While Gilded Age and Progressive Era Jacksonville was filled with grand hotels, African Americans weren’t allowed to stay in them. As the city developed following the Great Fire of 1901 and accommodations for African Americans were difficult to find, LaVilla’s Broad and Ashley streets became corridors where businesswomen made investments to serve disenfranchised travelers. Their investments transformed LaVilla into an early ragtime, jazz and blues cultural epicenter.

The former Richmond Hotel at 422 Broad St. is a good example. Opening its doors in 1909 and operated by Alice Kilpatrick, the Richmond Hotel was one of the finest hotels in the city for African Americans during LaVilla’s blues and jazz era. In addition, it was the only hotel readily available to African Americans that continuously operated between the first decade of the 20th Century and the passage of the Civil Rights Act of 1964. Featuring 48 rooms and a 65-seat restaurant, guests included Duke Ellington, Cab Calloway, Ella Fitzgerald and Billie Holiday. Many musicians would stand on the second-floor balconies to charm the large crowds of fans below who came to see them perform. 

Kilpatrick’s hotel also included several ground-floor storefronts that were leased to various tenants and businesses. One popular business was the Little Blue Chip nightclub at 426 Broad St., which was owned and operated by James “Charlie Edd” Craddock. Craddock was a controversial character who established the Little Blue Chip in 1921 after arriving in town. During the Great Depression, he opened a bread line for the hungry giving him a reputation as a philanthropist in the Black community. A part owner of Manuel’s Tap Room on Ashley Street, Craddock was also known as a local bolita king and forced to pay the federal government $35,000 in back taxes in 1942.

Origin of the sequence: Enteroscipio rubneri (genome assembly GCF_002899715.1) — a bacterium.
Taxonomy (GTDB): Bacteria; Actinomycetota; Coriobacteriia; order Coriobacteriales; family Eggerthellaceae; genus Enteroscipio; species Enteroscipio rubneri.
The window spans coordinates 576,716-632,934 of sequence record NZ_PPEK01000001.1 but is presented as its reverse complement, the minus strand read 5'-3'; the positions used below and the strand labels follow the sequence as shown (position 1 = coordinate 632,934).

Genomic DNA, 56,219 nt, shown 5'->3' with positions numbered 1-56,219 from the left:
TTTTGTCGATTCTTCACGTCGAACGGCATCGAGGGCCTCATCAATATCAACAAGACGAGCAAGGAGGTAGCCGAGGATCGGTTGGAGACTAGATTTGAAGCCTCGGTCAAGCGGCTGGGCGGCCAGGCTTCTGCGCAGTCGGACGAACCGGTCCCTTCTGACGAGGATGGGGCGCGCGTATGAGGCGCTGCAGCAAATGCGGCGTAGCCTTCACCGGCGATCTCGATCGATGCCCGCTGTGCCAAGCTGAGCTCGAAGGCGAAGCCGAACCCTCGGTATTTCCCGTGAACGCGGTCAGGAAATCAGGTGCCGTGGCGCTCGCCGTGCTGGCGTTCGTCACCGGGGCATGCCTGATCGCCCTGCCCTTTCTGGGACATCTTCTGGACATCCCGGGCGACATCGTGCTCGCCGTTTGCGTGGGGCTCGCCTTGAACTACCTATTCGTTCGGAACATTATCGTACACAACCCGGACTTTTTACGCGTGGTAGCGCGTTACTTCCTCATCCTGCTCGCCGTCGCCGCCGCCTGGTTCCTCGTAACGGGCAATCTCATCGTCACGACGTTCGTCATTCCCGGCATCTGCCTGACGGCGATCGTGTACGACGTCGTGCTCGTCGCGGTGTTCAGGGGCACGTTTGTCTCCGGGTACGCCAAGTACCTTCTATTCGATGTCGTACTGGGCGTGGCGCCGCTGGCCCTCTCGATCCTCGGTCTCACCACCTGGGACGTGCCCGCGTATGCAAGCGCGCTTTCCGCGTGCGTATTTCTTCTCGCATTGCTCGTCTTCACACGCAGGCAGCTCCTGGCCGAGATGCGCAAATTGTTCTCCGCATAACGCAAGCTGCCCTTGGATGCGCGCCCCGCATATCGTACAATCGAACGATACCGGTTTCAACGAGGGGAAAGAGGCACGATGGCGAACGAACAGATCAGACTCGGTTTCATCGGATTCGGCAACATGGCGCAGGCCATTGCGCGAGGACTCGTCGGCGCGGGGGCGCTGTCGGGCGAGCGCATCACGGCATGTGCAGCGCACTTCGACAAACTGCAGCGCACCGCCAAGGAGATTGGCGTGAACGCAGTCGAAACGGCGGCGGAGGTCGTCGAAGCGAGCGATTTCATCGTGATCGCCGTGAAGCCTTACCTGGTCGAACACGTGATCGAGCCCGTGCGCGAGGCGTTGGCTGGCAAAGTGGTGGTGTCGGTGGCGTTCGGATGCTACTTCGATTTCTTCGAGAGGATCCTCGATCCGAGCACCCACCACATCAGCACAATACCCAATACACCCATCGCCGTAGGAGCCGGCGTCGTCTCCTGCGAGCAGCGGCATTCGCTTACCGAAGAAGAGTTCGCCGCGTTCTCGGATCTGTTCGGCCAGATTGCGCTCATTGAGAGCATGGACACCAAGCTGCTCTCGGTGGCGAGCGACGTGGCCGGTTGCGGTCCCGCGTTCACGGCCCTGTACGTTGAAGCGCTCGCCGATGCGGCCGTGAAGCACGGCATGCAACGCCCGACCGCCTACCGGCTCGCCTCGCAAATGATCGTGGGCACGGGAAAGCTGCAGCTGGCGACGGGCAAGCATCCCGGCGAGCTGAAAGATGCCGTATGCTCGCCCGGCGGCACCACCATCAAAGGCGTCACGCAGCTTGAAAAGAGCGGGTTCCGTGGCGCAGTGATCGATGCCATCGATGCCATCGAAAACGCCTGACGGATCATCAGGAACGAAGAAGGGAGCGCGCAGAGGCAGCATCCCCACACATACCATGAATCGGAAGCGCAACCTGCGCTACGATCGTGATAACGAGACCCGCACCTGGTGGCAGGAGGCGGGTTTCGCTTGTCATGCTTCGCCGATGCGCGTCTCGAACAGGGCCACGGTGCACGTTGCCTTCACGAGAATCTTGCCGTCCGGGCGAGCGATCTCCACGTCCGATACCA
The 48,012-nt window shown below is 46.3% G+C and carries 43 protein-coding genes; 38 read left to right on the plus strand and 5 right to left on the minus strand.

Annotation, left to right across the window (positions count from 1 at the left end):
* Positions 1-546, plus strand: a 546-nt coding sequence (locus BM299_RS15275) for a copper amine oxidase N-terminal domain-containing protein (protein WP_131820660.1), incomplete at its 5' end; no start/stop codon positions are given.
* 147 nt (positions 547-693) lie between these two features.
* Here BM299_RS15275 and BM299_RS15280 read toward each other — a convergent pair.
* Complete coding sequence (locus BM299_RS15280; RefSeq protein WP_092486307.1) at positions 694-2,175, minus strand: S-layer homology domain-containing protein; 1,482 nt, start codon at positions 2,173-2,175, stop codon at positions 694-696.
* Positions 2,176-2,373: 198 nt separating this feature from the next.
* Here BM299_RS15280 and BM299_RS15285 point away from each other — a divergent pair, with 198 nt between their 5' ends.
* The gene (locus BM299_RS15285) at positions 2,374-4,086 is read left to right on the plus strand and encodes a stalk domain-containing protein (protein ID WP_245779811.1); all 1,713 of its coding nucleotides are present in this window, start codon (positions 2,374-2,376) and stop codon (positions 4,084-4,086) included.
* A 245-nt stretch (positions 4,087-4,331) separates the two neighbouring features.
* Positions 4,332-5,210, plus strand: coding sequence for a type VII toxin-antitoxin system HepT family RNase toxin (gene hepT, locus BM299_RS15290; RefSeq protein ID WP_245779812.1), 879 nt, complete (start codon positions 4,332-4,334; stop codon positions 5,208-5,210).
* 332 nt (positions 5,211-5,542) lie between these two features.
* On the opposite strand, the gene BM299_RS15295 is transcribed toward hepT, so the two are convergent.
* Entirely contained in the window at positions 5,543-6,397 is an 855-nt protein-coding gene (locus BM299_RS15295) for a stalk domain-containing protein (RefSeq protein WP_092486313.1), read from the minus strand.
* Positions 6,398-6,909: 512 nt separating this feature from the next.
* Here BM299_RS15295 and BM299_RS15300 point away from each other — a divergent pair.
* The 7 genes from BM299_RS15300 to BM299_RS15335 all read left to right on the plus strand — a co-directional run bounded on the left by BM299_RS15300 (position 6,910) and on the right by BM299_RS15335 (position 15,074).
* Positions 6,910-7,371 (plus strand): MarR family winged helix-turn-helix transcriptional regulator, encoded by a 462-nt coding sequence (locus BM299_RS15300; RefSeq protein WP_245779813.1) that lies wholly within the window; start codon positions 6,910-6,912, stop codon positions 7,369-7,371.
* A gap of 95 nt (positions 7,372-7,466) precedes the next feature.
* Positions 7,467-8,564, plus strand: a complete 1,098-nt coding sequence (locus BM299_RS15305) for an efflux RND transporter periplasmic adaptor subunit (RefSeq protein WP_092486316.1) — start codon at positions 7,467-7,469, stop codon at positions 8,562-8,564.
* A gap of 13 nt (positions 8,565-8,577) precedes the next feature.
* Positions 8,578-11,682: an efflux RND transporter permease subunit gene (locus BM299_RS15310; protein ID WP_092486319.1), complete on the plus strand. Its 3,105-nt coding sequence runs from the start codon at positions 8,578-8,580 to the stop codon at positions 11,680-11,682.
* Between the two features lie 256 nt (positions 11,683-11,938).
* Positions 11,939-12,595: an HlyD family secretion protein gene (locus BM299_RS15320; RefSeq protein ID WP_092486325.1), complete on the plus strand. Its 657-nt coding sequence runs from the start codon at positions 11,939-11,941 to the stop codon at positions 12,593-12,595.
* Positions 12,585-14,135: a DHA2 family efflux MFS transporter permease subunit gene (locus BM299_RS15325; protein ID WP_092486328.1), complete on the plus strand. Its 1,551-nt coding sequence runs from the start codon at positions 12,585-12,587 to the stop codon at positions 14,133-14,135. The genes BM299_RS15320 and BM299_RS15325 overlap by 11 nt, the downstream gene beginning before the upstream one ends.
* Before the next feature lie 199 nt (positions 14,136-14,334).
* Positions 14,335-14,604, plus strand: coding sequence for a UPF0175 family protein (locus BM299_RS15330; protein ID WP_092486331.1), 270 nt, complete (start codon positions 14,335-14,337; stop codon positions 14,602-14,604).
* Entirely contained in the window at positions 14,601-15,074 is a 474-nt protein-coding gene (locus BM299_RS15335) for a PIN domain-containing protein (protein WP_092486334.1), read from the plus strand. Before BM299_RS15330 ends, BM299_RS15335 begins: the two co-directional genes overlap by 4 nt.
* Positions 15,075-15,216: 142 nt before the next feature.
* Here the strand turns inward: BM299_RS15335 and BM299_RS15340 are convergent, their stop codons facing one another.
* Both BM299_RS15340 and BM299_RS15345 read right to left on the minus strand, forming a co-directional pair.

Over the years, he acquired and owned several rental properties, the Charlie Edd Hotel, Young Men’s Smoke Chop, Uncle Charlie Edd’s Barber shop, loan offices, pawn shops, and Mount Olive Cemetery, employing as many as 500 to operate them. This included his most well-known business, the Two Spot nightclub in Moncrief. With a dance floor capable of holding 2,000, the Two Spot was said to be the finest dance place in the country owned by an African American.

6. Susie E. Tolbert House, 1665 Pearce St., Jacksonville 32209

Born in Chicago, Susie Ella Middleton Tolbert moved to Jacksonville following the Great Fire of 1901. A mother of seven, Tolbert taught music and applied social etiquette at Edwards Waters College (now Edward Waters University). She also supported needy students by providing free room and board and lobbying for better facilities and equipment for Black children in town.

In addition, Tolbert developed the Willing Workers Club and the Christian Endeavor Organization for her church, New Bethel AME. Her Garden Club focused on beautifying Black neighborhoods throughout the city. In 1951, nine years after her passing, school officials changed the name of College Park Elementary School to Susie E. Tolbert Elementary School in her honor. Restored in 2012, her former residence is now the Office of Institutional Advancement on the campus of Edward Waters.


author image The Jaxson Ennis Davis, AICP is an urban planner and co-owner of The Jaxson and Modern Cities. Reach Ennis at edavis@moderncities.com.
author image The Jaxson Ennis Davis, AICP is an urban planner and co-owner of The Jaxson and Modern Cities. Reach Ennis at edavis@moderncities.com.